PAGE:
November 14, 2012
Contact: Tami Hausman
NEA GRANT FUNDS FIRST-EVER COLLECTION OF 50 WOMEN ARCHITECTS; PRESTIGIOUS SCHOLARS APPOINTED TO ADVISORY COUNCIL
The Beverly Willis Architecture Foundation received a grant from the National Endowment for the Arts to pursue the project recording the accomplishments of 50 women architects practicing before 1980.
New York, NY — The Beverly Willis Architecture Foundation (BWAF) has selected a national advisory council of esteemed architectural scholars to research the selection of women architects for the foundation’s new special collection, “Making a Place for Women in 20th-Century American Architecture.” The creation of the advisory council is pursuant to BWAF’s application for a National Endowment for the Arts (NEA) matching Art Works grant of $50,000. The NEA awarded the grant to BWAF earlier this year to support the project.
The NEA’s Art Works grants aid the creation of art that meets the highest standards of excellence, public engagement with diverse and excellent art, lifelong learning in the arts, and the strengthening of communities through the arts. The special collection will honor women architects active prior to 1980 and, for the first time, document their contributions to the profession.
Rocco Landesman, Chairman of the NEA, said, “The arts should be a part of everyday life. Whether it’s seeing a performance, visiting a gallery, participating in an art class, or simply taking a walk around a neighborhood enhanced by public art, these grants are ensuring that across the nation, the public is able to experience how art works.”
The grant supports the creation of the special collection within BWAF’s existing online collection, “Women of 20th-century American Architecture,” a free publicly accessible digital archive. The collection will document the legacies of 50 women architects and designers who helped shape the built environment of the United States. Advisory council members will work with a jury to select entries, and an expert curator will catalogue each woman’s work. This online collection will benefit architectural scholars, historians, educators, students, practitioners, and the general public.
“Celebrating the work of women architects has always been the core mission of the Beverly Willis Architecture Foundation,” said Beverly Willis, FAIA, founder of BWAF. “We’re excited to be moving forward with this project to recognize and preserve the legacies of women in the profession whose contributions have been lost to history until now. This collection will not only help women architects, it will also enrich 20th-century architectural history and the cultural history of the United States.”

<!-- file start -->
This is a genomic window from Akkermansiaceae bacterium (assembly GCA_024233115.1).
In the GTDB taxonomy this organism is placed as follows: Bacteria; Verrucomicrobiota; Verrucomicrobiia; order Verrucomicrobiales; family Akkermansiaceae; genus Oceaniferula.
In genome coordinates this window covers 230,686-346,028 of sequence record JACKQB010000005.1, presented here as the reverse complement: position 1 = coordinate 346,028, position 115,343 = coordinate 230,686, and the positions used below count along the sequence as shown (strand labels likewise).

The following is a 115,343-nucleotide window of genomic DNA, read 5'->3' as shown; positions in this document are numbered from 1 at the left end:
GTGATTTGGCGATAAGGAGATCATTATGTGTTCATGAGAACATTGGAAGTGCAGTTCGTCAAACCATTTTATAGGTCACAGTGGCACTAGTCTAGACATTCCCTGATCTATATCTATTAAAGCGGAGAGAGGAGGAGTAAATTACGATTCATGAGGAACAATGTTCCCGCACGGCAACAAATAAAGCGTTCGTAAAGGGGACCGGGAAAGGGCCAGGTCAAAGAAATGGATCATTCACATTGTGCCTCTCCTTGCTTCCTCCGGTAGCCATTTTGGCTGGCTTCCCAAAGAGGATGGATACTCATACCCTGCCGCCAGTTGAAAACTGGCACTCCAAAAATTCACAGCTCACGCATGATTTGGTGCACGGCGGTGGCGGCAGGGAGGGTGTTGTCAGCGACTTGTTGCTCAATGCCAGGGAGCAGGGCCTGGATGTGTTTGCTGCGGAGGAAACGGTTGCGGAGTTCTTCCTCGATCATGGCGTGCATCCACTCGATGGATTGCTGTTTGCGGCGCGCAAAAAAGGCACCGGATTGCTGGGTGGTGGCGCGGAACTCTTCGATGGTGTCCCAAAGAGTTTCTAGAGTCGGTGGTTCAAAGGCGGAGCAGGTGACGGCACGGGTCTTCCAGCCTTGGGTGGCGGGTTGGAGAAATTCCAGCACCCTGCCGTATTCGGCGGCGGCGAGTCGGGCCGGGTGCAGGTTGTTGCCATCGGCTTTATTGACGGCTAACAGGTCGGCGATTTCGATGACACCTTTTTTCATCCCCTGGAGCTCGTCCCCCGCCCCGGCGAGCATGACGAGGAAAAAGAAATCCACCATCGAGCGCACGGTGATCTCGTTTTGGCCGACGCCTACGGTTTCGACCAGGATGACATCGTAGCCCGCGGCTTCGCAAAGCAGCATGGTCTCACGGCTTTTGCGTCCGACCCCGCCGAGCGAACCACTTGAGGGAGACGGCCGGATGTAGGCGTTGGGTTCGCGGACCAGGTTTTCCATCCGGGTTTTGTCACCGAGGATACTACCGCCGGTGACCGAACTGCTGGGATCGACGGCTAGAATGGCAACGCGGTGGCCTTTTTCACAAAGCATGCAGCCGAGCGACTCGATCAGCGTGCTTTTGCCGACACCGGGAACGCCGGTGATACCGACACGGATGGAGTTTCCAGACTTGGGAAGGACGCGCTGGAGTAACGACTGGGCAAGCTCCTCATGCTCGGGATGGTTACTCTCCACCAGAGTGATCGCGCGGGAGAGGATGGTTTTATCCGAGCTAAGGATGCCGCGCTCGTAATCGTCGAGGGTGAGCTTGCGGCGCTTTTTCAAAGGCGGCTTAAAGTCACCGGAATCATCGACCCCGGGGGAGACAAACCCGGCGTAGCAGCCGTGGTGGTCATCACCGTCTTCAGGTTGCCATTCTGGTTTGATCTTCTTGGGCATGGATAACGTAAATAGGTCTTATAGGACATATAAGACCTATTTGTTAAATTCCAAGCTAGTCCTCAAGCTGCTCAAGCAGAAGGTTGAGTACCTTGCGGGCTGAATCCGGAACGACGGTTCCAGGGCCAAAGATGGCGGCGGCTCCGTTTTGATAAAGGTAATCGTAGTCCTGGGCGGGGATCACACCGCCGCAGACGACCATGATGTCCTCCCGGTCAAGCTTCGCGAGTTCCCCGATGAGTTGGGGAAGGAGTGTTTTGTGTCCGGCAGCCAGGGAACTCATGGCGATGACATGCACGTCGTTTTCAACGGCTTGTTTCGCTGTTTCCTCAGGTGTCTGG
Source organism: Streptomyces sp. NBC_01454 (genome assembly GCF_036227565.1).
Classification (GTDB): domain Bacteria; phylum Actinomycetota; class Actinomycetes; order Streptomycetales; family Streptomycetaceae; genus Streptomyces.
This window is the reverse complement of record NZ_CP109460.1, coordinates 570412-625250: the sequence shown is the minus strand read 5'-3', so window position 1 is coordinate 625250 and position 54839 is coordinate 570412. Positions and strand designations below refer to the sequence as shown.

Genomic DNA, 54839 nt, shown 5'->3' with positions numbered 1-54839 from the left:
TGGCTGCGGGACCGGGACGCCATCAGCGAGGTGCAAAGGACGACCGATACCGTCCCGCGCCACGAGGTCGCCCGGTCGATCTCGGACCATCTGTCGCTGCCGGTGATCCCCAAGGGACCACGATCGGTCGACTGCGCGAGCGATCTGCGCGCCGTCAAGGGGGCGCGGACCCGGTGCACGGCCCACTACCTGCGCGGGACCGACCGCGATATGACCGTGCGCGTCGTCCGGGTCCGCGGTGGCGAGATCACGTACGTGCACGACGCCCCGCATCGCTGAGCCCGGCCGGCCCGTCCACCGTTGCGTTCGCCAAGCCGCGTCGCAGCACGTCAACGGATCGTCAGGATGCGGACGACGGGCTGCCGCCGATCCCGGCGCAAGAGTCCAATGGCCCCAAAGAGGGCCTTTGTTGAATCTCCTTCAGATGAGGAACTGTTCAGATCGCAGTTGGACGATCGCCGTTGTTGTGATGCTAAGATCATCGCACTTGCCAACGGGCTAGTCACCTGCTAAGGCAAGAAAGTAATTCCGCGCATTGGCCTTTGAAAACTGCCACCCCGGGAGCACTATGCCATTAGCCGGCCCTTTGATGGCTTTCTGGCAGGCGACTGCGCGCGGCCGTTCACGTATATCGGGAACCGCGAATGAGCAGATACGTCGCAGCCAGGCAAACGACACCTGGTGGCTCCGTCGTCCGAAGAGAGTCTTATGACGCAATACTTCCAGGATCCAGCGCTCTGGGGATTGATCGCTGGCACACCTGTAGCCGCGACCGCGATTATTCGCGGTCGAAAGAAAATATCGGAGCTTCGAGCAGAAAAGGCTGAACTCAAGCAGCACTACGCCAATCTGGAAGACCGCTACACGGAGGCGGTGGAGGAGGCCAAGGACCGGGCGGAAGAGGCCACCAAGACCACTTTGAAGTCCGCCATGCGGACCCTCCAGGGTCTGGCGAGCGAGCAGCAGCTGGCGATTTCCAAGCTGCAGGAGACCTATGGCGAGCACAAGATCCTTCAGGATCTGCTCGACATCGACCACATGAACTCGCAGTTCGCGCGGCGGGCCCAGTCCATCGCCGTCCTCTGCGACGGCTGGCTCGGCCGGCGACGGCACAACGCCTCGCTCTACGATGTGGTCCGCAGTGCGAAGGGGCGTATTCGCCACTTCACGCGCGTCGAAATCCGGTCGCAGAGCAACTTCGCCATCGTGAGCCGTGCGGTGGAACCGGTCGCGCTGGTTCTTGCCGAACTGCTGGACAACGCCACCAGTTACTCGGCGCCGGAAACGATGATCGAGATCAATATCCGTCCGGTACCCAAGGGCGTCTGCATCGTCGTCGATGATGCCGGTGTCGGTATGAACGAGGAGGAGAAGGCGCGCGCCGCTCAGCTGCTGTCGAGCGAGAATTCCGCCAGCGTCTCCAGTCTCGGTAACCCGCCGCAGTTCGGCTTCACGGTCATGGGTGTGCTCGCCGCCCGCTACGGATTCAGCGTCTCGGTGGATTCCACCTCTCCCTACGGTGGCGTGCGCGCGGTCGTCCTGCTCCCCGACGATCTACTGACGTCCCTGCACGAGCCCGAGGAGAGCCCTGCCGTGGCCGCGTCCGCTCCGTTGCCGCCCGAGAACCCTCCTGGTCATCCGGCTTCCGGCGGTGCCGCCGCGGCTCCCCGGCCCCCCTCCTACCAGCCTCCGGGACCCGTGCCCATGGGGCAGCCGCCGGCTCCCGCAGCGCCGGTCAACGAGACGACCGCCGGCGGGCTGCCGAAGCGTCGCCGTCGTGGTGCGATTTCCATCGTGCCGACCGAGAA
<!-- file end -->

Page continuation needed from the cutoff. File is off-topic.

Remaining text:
Chairing the advisory council for the special collection is Diane Favro of UCLA. Favro is also the creator of the Dynamic National Archive (DNA) software that enables BWAF to collect data for its collection.
Members of the Advisory Council are:
- Diane Favro, UCLA, Chair
- Annmarie Adams, McGill University
- Kathryn Anthony, University of Illinois
- Wanda Bubriski, Beverly Willis Architecture Foundation
- Meredith Clausen, University of Washington
- Gabrielle Esperdy, New Jersey Institute of Technology
- Thomas Fisher, University of Minnesota
- Cynthia Hammond, Concordia University
- Mary McLeod, Columbia University
- Monica Pennick, University of Wisconsin
- Avigail Sachs, University of Tennessee-Knoxville
- Despina Stratigakos, University at Buffalo, The State University of New York
- Abigail Van Slyck, Connecticut College
Working with its expert team of advisors, BWAF will develop the criteria for selecting women who will be included in the special collection. The advisory council will begin consideration of nominees in December.
About Beverly Willis Architecture Foundation
Celebrating its 10th anniversary, the Beverly Willis Architecture Foundation (BWAF) is a national research and educational not-for-profit 501(c)(3) that is working to change the culture of the building industry so that women’s work, whether in contemporary practices or within historical narratives, is acknowledged, respected, and valued.
BWAF achieves its mission by documenting women’s work, educating the public, and transforming industry practice through collaboration – engaging museums, professional organizations, and other groups in the area of architecture, engineering, design, technology, real estate, and construction.